By Joseph M. Wilson, Jr., Attorney at Law
The workers’ compensation laws in North Carolina were revised in 2011 to include several new provisions that impact injured workers. This legislation is known as “An Act Protecting and Putting North Carolina Back to Work by Reforming the Workers’ Compensation Act” and was enacted into law June 24, 2011. Two of the most significant changes relate to reinstatement, or how and when workers return to work, and vocational rehabilitation.
In an ideal situation, when an injured worker has reached maximum medical improvement (MMI), he or she is able to return to his/her former job at the same wage. However, if the injury has resulted in partial disability such that the worker is able to return to work but is no longer able to perform his or her previous job, there are a number of things that may happen:
- The employer may offer the reinstated worker a job that he or she is able to perform with the existing disability;
- If no suitable work exists with the current employer, the employee may be given job placement assistance to help in finding another job elsewhere;
- The employee may qualify for vocational rehabilitation services.
The biggest challenge facing the reinstated worker is that the legislation does not take into account the wages that the employee was earning prior to the work-related injury. What does this mean to the injured worker? As an example, let’s assume that you had an injury to your spine while you were working as a machine operator earning $15 per hour. This job required the ability to turn and bend to operate the machine. Assuming that the injury to your spine will prevent you from working in a job that entails turning and bending, your employer may offer you a position as an office worker at a pay rate of $12 per hour. This pay is only 80% of what you were earning before, but the change in the law does not address this. If you refuse the job offer, your workers’ compensation benefits could be terminated.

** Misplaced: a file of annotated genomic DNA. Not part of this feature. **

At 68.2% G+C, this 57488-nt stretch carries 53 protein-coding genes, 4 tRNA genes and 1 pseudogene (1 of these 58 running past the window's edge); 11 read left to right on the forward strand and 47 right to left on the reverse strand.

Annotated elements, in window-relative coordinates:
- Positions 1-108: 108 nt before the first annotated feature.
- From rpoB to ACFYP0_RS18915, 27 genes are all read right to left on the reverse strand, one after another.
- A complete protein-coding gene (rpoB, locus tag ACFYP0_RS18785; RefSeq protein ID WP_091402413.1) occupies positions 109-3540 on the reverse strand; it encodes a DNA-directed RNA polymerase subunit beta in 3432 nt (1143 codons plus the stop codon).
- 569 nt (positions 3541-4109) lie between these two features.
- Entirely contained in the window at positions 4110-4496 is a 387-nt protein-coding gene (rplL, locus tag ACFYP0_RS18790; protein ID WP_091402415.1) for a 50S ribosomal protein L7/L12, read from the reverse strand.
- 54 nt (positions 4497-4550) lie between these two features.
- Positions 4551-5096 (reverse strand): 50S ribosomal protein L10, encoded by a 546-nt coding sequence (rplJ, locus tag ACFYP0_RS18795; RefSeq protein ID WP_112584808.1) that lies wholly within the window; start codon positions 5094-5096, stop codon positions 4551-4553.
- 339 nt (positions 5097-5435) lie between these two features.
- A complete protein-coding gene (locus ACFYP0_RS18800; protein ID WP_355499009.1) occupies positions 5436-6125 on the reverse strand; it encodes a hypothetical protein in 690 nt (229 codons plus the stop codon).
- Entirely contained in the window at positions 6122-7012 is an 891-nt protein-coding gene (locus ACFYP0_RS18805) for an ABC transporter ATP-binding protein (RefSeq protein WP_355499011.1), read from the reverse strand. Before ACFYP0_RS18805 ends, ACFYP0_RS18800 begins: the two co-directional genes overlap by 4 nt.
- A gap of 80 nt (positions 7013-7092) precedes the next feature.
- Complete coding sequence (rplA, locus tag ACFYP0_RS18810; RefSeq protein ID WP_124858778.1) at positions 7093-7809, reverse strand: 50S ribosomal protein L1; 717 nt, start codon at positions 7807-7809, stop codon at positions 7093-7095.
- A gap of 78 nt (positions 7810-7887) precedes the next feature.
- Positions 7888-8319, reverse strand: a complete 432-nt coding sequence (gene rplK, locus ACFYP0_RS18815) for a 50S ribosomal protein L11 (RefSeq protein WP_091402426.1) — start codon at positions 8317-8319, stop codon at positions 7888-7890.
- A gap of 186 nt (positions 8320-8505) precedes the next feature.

The Vocational Rehabilitation Provision
In the example above, the new pay rate was 80% of the prior rate, but what happens if the new job offered pays only $8 per hour? There is a provision that provides for vocational training when the employee is unable to earn a minimum of 75% of the prior pay. If the new job were offered at $8 per hour, the employee would then be eligible for training that could lead to a new position at a higher rate of pay. There are no guarantees that this would happen, or that the position would be with the current employer. In addition, the expectation is that the reinstated employee would accept the $8/hour job and continue to work at this job while completing vocational training.
Every workers’ compensation case is unique. If you have questions about your situation, you may wish to speak to a North Carolina workers’ compensation attorney about your rights.